Next up in the lesson sequence are Vocab Cards. Throughout the lyric-writing and review process, members of the Flocab curriculum team identify and select tier 2 and 3 vocabulary terms to be included in the lyrics. Vocab Cards allow students to familiarize themselves with these terms and build word knowledge by writing a sentence or drawing a picture for each word. Students can then put their knowledge to the test with the Vocab Game, an interactive game in which students “build a beat” by matching words to definitions, images, synonyms, and antonyms and filling in blanks in sentences and lyrics. Viewing the video, interacting with Vocab Cards, and playing the Vocab Game provide multiple exposures to vocabulary terms—all within a timely and relevant current events lesson.
Teaching about news stories with Quiz
After students work through vocabulary, it’s time for the Quiz. The Quiz is a natural extension of the video instruction. The 10-question quiz and 5-question Junior quiz are auto-graded and a great way to check if students need more support in understanding the news and events featured in the video.
Teaching news articles with Lyric Lab
The final lesson activity is Lyric Lab. Lyric Lab gives students an opportunity to demonstrate mastery of the content and get creative by writing their own lyrics when teaching current events. The options are endless. Students can rewrite the Week in Rap or respond to it. They can zero in on one story or write about something we didn’t cover. We do our best to provide a neutral retelling of current events, but that doesn’t mean students have to do the same. Lyric Lab gives empowers student voice, allowing them to express themselves and explore what they’re most passionate about in relation to the news. The chance to create their own academic hip-hop offers students a sense of ownership and a deeper understanding of the content.
Go beyond the lesson sequence
In addition to the activities on the lesson page, each lesson includes a printable handout. These handouts invite students to participate in a deeper analysis of the content at hand by treating the WIR like a text. This deeper analysis is a way to extend video instruction beyond recall. It offers students an opportunity to examine their understanding of the news by considering their role as a consumer.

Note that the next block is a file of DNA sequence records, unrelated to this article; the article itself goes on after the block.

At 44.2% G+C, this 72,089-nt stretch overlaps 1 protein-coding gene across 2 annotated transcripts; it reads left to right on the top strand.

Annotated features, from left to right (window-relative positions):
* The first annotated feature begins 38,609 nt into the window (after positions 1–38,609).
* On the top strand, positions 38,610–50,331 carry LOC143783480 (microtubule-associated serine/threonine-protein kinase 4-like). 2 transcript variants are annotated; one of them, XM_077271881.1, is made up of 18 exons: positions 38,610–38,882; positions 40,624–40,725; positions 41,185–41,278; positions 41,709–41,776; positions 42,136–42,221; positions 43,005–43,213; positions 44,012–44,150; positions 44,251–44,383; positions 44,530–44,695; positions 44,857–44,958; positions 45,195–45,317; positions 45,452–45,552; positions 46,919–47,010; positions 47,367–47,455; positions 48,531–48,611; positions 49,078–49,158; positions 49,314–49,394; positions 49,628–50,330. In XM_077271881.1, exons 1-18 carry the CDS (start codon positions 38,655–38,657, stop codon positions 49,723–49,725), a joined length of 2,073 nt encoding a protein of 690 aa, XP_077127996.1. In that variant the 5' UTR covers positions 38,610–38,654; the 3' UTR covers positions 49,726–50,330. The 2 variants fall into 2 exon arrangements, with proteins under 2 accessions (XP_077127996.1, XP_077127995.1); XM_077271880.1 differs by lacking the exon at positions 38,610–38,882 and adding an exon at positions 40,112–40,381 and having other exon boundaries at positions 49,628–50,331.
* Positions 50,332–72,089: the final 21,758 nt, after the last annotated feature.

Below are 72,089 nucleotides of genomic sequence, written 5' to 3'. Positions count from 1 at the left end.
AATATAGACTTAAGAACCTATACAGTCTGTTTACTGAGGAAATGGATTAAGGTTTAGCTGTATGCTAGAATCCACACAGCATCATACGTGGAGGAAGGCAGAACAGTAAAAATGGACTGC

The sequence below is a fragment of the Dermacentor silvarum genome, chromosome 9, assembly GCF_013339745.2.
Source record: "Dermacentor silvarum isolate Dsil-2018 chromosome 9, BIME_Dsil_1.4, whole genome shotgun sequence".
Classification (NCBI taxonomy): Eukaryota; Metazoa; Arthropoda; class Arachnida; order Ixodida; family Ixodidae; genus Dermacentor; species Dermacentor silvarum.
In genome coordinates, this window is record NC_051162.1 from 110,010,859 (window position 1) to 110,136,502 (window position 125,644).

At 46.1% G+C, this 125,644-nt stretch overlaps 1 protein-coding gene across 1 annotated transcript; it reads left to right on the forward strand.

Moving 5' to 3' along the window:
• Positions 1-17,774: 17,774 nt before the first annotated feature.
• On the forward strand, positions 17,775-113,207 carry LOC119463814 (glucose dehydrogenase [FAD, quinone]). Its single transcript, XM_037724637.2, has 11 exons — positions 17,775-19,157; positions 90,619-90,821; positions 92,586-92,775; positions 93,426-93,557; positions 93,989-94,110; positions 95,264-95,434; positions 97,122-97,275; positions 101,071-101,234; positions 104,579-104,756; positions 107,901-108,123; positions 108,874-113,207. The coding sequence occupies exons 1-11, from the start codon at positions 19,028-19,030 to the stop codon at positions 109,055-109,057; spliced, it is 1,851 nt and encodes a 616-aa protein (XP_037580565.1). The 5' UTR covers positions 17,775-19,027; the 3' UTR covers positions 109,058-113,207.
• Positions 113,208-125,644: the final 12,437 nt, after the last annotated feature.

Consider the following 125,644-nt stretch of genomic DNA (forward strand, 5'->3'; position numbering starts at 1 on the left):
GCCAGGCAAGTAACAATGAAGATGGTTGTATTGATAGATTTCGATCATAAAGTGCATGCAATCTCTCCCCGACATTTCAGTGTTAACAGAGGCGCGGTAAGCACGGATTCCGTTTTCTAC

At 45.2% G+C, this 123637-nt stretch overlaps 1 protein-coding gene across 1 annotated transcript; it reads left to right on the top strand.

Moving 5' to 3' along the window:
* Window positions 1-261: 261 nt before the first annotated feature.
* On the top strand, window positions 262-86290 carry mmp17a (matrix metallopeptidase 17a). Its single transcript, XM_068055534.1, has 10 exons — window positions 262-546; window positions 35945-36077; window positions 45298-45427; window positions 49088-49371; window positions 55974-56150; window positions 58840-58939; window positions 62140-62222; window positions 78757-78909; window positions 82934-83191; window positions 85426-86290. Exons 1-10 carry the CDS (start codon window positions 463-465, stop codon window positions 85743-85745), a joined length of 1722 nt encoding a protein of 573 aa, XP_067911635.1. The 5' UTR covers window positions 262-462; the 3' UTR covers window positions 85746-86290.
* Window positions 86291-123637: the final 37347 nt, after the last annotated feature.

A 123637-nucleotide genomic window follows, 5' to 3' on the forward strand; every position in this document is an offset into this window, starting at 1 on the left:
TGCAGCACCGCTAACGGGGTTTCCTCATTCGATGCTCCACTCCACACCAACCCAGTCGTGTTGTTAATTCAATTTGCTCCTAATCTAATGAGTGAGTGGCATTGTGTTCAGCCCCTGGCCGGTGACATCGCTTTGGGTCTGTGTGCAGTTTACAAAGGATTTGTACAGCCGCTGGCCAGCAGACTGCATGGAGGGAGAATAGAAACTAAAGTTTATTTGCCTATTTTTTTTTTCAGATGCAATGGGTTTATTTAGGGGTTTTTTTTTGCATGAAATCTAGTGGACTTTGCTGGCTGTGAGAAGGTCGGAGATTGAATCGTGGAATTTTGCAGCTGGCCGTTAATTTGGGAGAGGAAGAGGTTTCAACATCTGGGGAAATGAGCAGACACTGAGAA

Our rotating schedule of handouts guides students through analysis ranging from text-to-self connections and reflections to identification and summarization of major points, to consideration of hip-hop as a medium of communication.
Start teaching current events with Flocabulary
With the growing role of video in the classroom for teaching current events, it’s crucial to incorporate literacy and reading comprehension skills into video instruction. The ability to analyze and think critically about multiple media formats is an important 21st-century skill that can be honed every week using the Week in Rap—and the printable handouts are just a starting point. The WIR is built to invite conversation by covering engaging news stories that are relevant to students’ lives. Making a weekly classroom routine news analysis and discussion habit helps develop a sense of global citizenship in students and provides an opportunity to practice literacy skills in a fresh context every week when teaching current events.
Flocabulary has standards-aligned hip-hop songs and videos for students in grades K-12. To access the videos and activities shared on this post, sign up for Flocabulary below.